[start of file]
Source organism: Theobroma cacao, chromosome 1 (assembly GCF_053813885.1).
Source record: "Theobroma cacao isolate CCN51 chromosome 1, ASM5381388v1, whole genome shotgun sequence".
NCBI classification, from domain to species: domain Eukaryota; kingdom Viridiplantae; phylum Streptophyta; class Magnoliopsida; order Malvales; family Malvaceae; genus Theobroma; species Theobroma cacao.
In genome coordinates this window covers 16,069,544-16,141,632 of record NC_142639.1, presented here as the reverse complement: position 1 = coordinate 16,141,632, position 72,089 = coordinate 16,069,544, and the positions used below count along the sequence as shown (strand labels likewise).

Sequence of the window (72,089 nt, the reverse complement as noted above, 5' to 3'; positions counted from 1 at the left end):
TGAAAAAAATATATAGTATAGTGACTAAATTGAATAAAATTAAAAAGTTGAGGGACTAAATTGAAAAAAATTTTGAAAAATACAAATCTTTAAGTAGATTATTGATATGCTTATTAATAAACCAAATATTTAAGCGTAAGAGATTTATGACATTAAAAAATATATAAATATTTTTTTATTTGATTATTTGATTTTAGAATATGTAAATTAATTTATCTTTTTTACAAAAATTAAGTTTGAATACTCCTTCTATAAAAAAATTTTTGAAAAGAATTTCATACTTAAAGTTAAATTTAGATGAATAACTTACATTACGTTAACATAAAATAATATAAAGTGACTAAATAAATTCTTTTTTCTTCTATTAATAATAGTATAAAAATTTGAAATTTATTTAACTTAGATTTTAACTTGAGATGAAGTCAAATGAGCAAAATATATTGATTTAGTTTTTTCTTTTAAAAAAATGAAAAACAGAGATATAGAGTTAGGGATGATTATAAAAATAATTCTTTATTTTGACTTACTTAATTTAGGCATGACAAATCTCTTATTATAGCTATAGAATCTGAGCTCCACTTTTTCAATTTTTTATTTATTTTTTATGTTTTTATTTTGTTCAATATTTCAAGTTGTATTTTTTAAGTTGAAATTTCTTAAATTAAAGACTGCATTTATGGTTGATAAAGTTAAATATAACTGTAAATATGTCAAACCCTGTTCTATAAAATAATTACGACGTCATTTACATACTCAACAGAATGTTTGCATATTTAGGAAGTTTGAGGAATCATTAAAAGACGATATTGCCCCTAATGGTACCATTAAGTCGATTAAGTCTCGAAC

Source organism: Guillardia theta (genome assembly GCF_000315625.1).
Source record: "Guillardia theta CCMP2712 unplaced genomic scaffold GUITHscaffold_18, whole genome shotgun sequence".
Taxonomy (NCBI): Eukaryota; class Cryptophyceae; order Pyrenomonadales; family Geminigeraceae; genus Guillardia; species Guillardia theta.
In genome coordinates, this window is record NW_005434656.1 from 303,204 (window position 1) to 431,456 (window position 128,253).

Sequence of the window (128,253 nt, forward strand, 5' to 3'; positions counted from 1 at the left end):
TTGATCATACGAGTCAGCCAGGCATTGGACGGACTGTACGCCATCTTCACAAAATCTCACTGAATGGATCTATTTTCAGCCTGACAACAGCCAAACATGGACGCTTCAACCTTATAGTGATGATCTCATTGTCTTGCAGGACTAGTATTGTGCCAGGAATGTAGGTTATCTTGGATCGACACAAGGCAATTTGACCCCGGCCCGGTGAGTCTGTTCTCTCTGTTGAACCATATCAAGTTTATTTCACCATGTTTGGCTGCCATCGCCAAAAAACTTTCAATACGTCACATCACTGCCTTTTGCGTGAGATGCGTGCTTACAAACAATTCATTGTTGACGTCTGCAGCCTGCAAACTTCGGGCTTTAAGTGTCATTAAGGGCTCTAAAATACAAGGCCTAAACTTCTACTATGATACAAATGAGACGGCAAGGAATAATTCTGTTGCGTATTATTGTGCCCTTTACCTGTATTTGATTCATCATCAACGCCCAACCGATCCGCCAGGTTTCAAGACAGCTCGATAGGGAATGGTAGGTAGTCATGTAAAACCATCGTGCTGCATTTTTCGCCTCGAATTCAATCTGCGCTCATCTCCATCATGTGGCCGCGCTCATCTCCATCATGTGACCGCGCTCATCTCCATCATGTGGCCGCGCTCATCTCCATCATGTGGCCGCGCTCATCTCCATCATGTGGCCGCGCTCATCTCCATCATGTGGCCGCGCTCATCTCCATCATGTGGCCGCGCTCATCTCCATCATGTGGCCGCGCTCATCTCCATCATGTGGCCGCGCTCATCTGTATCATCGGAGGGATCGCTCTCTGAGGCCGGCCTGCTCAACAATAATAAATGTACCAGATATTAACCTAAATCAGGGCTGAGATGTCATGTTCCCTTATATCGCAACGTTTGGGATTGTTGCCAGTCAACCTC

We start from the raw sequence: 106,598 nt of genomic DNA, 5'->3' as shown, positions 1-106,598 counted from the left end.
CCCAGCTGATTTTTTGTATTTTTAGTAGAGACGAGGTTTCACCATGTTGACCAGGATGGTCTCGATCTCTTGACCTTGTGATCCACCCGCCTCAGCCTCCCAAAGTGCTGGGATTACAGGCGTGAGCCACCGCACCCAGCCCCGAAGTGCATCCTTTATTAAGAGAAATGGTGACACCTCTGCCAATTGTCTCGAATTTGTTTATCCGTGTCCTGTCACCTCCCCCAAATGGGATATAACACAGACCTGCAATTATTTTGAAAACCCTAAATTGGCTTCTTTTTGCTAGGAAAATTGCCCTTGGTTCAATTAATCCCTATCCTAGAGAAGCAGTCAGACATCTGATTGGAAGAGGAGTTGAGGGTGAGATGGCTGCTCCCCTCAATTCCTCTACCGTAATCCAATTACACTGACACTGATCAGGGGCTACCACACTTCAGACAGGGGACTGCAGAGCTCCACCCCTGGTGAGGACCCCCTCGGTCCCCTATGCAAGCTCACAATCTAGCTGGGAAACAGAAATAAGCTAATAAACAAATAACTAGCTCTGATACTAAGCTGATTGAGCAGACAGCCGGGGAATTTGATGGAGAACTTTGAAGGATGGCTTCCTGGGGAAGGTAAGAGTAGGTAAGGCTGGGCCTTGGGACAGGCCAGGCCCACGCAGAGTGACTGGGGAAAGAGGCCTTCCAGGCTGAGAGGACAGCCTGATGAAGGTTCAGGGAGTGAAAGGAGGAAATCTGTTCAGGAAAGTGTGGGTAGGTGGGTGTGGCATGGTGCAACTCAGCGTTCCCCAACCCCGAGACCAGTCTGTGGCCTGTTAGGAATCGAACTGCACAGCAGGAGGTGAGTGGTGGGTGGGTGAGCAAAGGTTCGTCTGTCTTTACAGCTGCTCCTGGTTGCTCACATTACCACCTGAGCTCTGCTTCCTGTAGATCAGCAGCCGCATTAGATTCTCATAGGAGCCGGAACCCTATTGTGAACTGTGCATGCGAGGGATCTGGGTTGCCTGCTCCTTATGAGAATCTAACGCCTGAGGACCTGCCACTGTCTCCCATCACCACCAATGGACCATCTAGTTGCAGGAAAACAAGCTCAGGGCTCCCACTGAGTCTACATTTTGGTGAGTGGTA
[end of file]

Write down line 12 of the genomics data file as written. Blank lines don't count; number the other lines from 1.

TTGATCATACGAGTCAGCCAGGCATTGGACGGACTGTACGCCATCTTCACAAAATCTCACTGAATGGATCTATTTTCAGCCTGACAACAGCCAAACATGGACGCTTCAACCTTATAGTGATGATCTCATTGTCTTGCAGGACTAGTATTGTGCCAGGAATGTAGGTTATCTTGGATCGACACAAGGCAATTTGACCCCGGCCCGGTGAGTCTGTTCTCTCTGTTGAACCATATCAAGTTTATTTCACCATGTTTGGCTGCCATCGCCAAAAAACTTTCAATACGTCACATCACTGCCTTTTGCGTGAGATGCGTGCTTACAAACAATTCATTGTTGACGTCTGCAGCCTGCAAACTTCGGGCTTTAAGTGTCATTAAGGGCTCTAAAATACAAGGCCTAAACTTCTACTATGATACAAATGAGACGGCAAGGAATAATTCTGTTGCGTATTATTGTGCCCTTTACCTGTATTTGATTCATCATCAACGCCCAACCGATCCGCCAGGTTTCAAGACAGCTCGATAGGGAATGGTAGGTAGTCATGTAAAACCATCGTGCTGCATTTTTCGCCTCGAATTCAATCTGCGCTCATCTCCATCATGTGGCCGCGCTCATCTCCATCATGTGACCGCGCTCATCTCCATCATGTGGCCGCGCTCATCTCCATCATGTGGCCGCGCTCATCTCCATCATGTGGCCGCGCTCATCTCCATCATGTGGCCGCGCTCATCTCCATCATGTGGCCGCGCTCATCTCCATCATGTGGCCGCGCTCATCTCCATCATGTGGCCGCGCTCATCTGTATCATCGGAGGGATCGCTCTCTGAGGCCGGCCTGCTCAACAATAATAAATGTACCAGATATTAACCTAAATCAGGGCTGAGATGTCATGTTCCCTTATATCGCAACGTTTGGGATTGTTGCCAGTCAACCTC